We caught a late afternoon canal boat tour. We used the Blue Boat Company because they have a cruise that leaves down the street from the Rijksmuseum, which was convenient to our location. You get a set of headphones on the boat that plug into your seat and you choose your language. There was a kid’s “pirate” themed tour as well that our three-year-old enjoyed. We brought plenty of snacks and the kids basically ate the entire cruise. A canal boat is a great way to see and understand the city. There are lots of companies and we hear they are all comparable, so choose one that departs near you.
We are not sure why but we headed across town in the pouring rain to a pizza place for dinner. The food was delicious and the open kitchen kept the kids entertained.
Monday morning we hit up a cute coffee place a block or two from our houseboat – Back to Black. I had a delicious iced coffee I’d been craving. The baked goods were so delicious. The boys kept stealing my strawberry rhubarb cake!
We packed up our things at the boat and took all our luggage to the storage lockers at Amsterdam Central Station. You will need a credit card to use the lockers and a daily rental for the small locker is just under €6. The lockers can only be opened once, so plan accordingly.
Then it was off to the National Maritime Museum. This was the biggest hit of the trip for the kids, it is also part of the Museumkaart program.
The Amsterdam, is a full size replica of the Dutch East India Company ship that sunk on its maiden voyage in 1749.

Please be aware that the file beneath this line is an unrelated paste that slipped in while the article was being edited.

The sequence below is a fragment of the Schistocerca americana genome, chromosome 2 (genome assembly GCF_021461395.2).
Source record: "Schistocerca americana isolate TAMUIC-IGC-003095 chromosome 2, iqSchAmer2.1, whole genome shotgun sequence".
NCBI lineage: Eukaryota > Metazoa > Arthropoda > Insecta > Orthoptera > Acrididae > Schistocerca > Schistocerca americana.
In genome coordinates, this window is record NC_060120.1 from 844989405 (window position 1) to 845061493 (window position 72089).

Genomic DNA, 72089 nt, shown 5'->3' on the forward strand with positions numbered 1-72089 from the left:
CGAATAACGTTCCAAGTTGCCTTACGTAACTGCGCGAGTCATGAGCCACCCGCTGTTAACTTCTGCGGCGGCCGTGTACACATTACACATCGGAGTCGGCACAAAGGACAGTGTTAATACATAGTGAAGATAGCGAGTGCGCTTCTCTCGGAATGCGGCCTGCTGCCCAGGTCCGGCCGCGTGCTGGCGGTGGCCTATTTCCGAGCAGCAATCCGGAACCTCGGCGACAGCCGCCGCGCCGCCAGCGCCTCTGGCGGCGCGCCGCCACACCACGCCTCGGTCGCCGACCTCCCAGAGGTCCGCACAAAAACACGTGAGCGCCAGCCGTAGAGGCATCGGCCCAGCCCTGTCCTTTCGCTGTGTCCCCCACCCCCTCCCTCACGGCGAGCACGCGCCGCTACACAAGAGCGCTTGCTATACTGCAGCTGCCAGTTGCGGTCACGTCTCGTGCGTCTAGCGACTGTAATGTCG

Kids (and adults) can explore every floor of this ship. There are bunks to sleep in, cargo to climb through as if you are a rat, and even a hidden treasure that if found leads to a prize in the gift shop. We easily spent an hour just on the ship.
We saw one exhibit inside about the history of whaling, which also featured lots of hands-on stuff for the kids before we got hungry and headed to the museum cafe for lunch. Although we had a lot more to see at the museum, we decided to take the kids back home and let our friends explore some of Amsterdam without the kids. We can’t wait to go back to the museum and check out a few more of the exhibits.
** Update **
I get quite a few inquires about lodging options in Amsterdam. Although we haven’t tried it out, we’ve heard amazing things about the COCOMAMA boutique hostel. It is on our list to check out on our next city staycation.